The energy industry has long been known for its male-dominated culture and unequal opportunities for women’s career advancement. While progress has been made, more can be done to diversify the industry and ensure women’s equal participation in sustainable development. Globally, women account for 32 per cent of the renewable energy workforce, with 45 per cent working in administrative positions and 28 per cent working in STEM-related roles. Research from Canada, Germany, Italy, Spain, and the United States shows that women typically hold less than 30 per cent of jobs in the renewable energy sector. Key barriers to women’s inclusion in the renewable energy sector are stereotypical gender roles alongside cultural and social norms that determine the jobs women and men can pursue. These norms and stereotypes translate into girls and young women choosing other sectors, and the sector offering limited job opportunities for those that try to enter. Women often face lack of access to career information and relevant networks, and biased hiring practices in the industry.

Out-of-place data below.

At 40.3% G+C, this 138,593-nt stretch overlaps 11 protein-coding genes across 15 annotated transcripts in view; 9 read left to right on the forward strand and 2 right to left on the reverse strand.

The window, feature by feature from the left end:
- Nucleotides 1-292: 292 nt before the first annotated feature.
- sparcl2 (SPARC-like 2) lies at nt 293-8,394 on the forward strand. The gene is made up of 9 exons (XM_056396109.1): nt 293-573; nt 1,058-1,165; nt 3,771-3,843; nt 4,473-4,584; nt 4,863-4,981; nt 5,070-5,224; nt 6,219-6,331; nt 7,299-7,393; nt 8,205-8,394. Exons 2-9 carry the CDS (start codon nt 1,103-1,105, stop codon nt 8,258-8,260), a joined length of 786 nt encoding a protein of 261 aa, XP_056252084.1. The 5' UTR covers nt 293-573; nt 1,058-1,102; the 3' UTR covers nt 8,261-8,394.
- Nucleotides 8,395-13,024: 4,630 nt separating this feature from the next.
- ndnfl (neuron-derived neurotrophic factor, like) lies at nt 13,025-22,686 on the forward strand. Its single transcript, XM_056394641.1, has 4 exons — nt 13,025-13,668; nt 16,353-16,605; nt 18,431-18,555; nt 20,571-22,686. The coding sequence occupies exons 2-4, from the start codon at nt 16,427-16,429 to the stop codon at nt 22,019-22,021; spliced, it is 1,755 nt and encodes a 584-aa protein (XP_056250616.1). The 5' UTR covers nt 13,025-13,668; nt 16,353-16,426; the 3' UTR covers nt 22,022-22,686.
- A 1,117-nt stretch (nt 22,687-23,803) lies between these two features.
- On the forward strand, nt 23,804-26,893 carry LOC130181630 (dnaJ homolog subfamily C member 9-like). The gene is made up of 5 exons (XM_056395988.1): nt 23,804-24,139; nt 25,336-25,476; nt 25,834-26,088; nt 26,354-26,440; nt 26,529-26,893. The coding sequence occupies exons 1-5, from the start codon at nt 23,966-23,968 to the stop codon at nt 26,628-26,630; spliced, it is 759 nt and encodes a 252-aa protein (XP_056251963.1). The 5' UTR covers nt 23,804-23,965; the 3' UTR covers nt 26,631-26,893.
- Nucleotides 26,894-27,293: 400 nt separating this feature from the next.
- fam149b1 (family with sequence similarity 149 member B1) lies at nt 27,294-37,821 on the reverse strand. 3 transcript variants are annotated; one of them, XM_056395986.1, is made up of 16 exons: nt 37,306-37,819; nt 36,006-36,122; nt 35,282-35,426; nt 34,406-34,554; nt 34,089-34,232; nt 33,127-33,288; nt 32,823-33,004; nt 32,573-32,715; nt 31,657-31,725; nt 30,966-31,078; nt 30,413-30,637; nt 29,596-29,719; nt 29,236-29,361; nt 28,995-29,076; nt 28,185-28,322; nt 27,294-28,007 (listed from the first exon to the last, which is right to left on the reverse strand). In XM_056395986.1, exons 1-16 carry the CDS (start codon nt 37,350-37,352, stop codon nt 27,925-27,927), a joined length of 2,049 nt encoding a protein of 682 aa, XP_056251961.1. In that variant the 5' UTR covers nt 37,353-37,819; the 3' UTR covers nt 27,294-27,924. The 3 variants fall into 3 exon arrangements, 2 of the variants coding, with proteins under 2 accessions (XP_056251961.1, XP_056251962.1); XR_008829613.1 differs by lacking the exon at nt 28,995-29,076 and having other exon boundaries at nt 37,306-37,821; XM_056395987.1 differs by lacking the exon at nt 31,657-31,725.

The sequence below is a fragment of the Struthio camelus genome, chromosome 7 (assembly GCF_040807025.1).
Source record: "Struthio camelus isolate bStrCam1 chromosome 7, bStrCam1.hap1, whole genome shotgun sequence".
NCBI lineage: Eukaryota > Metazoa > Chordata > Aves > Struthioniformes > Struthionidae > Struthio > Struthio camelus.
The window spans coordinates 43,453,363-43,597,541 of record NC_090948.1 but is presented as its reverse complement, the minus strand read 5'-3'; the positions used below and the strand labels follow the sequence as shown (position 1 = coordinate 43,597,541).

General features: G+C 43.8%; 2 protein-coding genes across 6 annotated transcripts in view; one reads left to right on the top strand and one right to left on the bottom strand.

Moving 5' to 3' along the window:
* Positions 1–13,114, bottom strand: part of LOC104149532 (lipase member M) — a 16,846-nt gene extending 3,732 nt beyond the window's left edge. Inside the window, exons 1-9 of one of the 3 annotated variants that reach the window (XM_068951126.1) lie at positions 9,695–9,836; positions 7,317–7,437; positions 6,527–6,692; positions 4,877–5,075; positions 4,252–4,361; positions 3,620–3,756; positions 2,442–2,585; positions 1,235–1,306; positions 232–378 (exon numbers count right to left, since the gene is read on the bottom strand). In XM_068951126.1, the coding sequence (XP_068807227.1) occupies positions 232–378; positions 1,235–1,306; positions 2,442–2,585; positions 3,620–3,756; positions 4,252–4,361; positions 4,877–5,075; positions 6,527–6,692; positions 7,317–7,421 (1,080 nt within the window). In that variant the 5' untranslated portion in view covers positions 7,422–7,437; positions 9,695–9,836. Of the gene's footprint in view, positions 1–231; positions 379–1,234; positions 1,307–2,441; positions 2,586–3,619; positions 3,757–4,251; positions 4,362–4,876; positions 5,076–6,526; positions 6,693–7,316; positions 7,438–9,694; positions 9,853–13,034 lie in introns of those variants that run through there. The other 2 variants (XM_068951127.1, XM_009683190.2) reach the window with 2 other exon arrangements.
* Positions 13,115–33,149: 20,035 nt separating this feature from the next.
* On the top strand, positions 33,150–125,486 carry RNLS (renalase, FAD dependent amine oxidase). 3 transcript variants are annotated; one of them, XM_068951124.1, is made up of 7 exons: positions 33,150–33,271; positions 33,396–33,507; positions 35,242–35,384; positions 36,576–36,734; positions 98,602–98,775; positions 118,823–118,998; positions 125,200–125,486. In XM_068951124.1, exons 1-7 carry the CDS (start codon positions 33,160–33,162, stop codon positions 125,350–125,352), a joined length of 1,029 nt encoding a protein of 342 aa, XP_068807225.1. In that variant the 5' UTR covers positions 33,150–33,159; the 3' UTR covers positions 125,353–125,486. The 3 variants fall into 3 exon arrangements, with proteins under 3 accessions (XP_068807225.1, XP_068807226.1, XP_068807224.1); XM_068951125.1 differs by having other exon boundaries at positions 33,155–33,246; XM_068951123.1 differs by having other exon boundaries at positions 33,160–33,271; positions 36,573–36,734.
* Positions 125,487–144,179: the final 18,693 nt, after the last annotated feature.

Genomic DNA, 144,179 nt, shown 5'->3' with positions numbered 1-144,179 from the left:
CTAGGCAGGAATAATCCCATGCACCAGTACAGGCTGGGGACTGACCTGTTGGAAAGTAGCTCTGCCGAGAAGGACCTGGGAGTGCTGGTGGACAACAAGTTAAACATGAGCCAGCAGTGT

Women also experience a glass ceiling within the industry resulting in limited opportunities for upward mobility, as well as a lack of inclusive corporate cultures that do not provide flexible work arrangements, promote equal uptake of care responsibilities, or provide equal training and mentorship opportunities. Meaningful inclusion of women in the energy section leads to increased benefits for companies, namely better access to talent and critical skills, enhanced innovation and competitiveness, and improved retention.5 A critical step towards sustainable clean energy and global climate action initiatives is the advancement of progress on gender equality in the energy industry to ensure that women’s perspectives and expertise in this field are valued.